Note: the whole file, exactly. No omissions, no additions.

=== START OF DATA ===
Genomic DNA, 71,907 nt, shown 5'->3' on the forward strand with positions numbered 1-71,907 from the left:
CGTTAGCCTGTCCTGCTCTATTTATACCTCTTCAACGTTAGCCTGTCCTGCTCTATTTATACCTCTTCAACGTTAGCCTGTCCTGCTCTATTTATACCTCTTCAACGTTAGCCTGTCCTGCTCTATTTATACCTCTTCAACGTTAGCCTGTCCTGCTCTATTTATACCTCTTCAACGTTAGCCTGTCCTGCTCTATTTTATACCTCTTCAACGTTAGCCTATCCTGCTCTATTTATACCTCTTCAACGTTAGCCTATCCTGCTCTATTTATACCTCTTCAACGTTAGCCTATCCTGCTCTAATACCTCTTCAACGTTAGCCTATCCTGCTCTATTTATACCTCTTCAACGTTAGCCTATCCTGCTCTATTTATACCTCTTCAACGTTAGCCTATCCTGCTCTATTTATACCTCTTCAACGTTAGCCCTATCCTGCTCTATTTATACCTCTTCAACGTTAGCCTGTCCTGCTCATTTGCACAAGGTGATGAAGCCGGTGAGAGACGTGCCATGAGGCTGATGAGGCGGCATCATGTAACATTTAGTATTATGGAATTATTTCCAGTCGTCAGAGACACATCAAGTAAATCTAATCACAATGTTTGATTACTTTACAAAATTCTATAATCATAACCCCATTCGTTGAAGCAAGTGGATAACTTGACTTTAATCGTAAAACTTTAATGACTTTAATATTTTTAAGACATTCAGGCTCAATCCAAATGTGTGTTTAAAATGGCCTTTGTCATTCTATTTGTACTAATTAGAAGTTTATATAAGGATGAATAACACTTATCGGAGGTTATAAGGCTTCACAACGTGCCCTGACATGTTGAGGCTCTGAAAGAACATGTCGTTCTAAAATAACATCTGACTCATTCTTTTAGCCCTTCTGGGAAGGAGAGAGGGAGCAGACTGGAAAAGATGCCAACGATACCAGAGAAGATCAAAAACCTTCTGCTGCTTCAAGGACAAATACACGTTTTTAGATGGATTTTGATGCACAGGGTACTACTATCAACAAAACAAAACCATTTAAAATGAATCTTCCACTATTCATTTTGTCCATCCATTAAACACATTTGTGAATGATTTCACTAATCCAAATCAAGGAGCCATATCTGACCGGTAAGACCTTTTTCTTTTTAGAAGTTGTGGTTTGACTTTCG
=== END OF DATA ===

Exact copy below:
Genomic DNA, 71,907 nt, shown 5'->3' on the forward strand with positions numbered 1-71,907 from the left:
CGTTAGCCTGTCCTGCTCTATTTATACCTCTTCAACGTTAGCCTGTCCTGCTCTATTTATACCTCTTCAACGTTAGCCTGTCCTGCTCTATTTATACCTCTTCAACGTTAGCCTGTCCTGCTCTATTTATACCTCTTCAACGTTAGCCTGTCCTGCTCTATTTATACCTCTTCAACGTTAGCCTGTCCTGCTCTATTTTATACCTCTTCAACGTTAGCCTATCCTGCTCTATTTATACCTCTTCAACGTTAGCCTATCCTGCTCTATTTATACCTCTTCAACGTTAGCCTATCCTGCTCTAATACCTCTTCAACGTTAGCCTATCCTGCTCTATTTATACCTCTTCAACGTTAGCCTATCCTGCTCTATTTATACCTCTTCAACGTTAGCCTATCCTGCTCTATTTATACCTCTTCAACGTTAGCCCTATCCTGCTCTATTTATACCTCTTCAACGTTAGCCTGTCCTGCTCATTTGCACAAGGTGATGAAGCCGGTGAGAGACGTGCCATGAGGCTGATGAGGCGGCATCATGTAACATTTAGTATTATGGAATTATTTCCAGTCGTCAGAGACACATCAAGTAAATCTAATCACAATGTTTGATTACTTTACAAAATTCTATAATCATAACCCCATTCGTTGAAGCAAGTGGATAACTTGACTTTAATCGTAAAACTTTAATGACTTTAATATTTTTAAGACATTCAGGCTCAATCCAAATGTGTGTTTAAAATGGCCTTTGTCATTCTATTTGTACTAATTAGAAGTTTATATAAGGATGAATAACACTTATCGGAGGTTATAAGGCTTCACAACGTGCCCTGACATGTTGAGGCTCTGAAAGAACATGTCGTTCTAAAATAACATCTGACTCATTCTTTTAGCCCTTCTGGGAAGGAGAGAGGGAGCAGACTGGAAAAGATGCCAACGATACCAGAGAAGATCAAAAACCTTCTGCTGCTTCAAGGACAAATACACGTTTTTAGATGGATTTTGATGCACAGGGTACTACTATCAACAAAACAAAACCATTTAAAATGAATCTTCCACTATTCATTTTGTCCATCCATTAAACACATTTGTGAATGATTTCACTAATCCAAATCAAGGAGCCATATCTGACCGGTAAGACCTTTTTCTTTTTAGAAGTTGTGGTTTGACTTTCG